In order to part address the problem of drug-resistant pathogens, antimicrobial peptides (AMPs) have been proposed as alternatives to traditional antibiotics. Herein, a novel phylloseptin peptide, named phylloseptin-PV1 (PPV1), is described from the defensive skin secretion of the Neotropical white-lined leaf frog, Phyllomedusa vaillantii. The peptide was synthesized by solid phase peptide synthesis (SPPS) and purified by RP-HPLC, prior to assessment of its biological activities. PPV1 not only demonstrated potent antimicrobial activity against planktonic ESKAPE microorganisms and the yeast, Candida albicans, but also inhibited and eradicated Staphylococcus aureus and MRSA biofilms. The antimicrobial mechanism was shown to include permeabilization of target cell membranes. The in vivo antimicrobial activity of the peptide was then evaluated using mice. PPV1 also exhibited antiproliferative activity against the cancer cell lines, H157, MCF-7, and U251MG, but had a lower potency against the normal cell line, HMEC-1. Although, the peptide possessed a moderate hemolytic action on mammalian red blood cells in vitro, it did not induce significant hepatic or renal toxicity in injected infected mice. These studies have thus found PPV1 to be a potent phylloseptin group AMP, which can effectively inhibit staphylococci, both in vitro and in vivo, without eliciting toxicity. These data thus provide support for further evaluation of PPV1 as a novel antimicrobial agent with therapeutic potential.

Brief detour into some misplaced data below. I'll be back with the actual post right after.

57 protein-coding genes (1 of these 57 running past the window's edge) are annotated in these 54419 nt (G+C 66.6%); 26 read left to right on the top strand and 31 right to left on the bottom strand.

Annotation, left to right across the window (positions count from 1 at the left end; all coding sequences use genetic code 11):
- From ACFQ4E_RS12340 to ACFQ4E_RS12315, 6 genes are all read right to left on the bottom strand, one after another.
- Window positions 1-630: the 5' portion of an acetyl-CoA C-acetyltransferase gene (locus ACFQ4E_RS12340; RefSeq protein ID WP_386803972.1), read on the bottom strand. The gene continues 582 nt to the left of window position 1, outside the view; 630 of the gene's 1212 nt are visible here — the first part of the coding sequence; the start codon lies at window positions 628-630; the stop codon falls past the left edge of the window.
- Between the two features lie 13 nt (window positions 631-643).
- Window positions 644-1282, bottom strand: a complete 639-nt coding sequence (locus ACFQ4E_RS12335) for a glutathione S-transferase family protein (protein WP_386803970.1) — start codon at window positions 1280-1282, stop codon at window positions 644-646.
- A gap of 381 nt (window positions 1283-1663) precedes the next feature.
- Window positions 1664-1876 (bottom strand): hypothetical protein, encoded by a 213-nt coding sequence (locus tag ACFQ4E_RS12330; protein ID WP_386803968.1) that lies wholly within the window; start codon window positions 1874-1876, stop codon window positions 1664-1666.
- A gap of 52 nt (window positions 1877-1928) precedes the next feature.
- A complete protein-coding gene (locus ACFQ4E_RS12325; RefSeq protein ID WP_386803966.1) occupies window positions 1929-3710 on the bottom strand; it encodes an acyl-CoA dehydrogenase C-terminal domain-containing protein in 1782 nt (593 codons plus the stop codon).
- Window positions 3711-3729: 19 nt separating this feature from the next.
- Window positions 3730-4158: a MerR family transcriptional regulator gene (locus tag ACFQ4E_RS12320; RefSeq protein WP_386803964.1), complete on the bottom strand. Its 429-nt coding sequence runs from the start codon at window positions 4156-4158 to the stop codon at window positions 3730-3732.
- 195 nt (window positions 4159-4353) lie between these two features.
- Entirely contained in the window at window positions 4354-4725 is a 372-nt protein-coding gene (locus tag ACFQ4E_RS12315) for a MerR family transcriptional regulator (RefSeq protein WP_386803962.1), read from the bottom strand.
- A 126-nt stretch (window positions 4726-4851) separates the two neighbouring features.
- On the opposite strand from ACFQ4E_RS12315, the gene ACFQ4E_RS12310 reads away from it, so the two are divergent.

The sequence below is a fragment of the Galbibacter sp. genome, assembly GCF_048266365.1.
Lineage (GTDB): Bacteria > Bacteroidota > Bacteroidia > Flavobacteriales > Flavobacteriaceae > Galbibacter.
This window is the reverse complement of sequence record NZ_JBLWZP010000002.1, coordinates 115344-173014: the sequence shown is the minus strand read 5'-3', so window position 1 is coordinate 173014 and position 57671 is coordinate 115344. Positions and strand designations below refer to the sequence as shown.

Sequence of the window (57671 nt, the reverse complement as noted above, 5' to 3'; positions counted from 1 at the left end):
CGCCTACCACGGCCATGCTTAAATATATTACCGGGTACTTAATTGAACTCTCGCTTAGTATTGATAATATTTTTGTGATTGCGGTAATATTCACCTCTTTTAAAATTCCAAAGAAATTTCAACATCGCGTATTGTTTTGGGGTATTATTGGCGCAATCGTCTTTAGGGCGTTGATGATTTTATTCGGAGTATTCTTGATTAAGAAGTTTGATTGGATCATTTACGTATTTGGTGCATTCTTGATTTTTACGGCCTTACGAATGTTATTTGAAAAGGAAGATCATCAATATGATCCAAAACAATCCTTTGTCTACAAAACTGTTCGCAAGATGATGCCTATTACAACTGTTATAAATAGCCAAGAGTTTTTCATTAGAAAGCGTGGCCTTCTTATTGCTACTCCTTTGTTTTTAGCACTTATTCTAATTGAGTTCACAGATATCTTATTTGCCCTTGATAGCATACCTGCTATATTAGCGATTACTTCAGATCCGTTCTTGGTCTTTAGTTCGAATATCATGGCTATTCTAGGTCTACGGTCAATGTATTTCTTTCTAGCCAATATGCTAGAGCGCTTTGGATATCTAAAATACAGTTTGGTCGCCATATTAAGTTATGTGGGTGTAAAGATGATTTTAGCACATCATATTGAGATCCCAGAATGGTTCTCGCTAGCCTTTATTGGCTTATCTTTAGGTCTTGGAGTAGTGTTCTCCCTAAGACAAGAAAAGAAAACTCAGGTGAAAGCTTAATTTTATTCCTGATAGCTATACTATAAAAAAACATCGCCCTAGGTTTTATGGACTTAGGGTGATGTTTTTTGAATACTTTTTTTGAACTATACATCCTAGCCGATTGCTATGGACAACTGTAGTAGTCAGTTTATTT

- antimicrobial peptide, phylloseptin, anti-staphylococcal activity, infected mouse, toxicity, amphibian skin
Student thesis: Doctoral Thesis › Doctor of Philosophy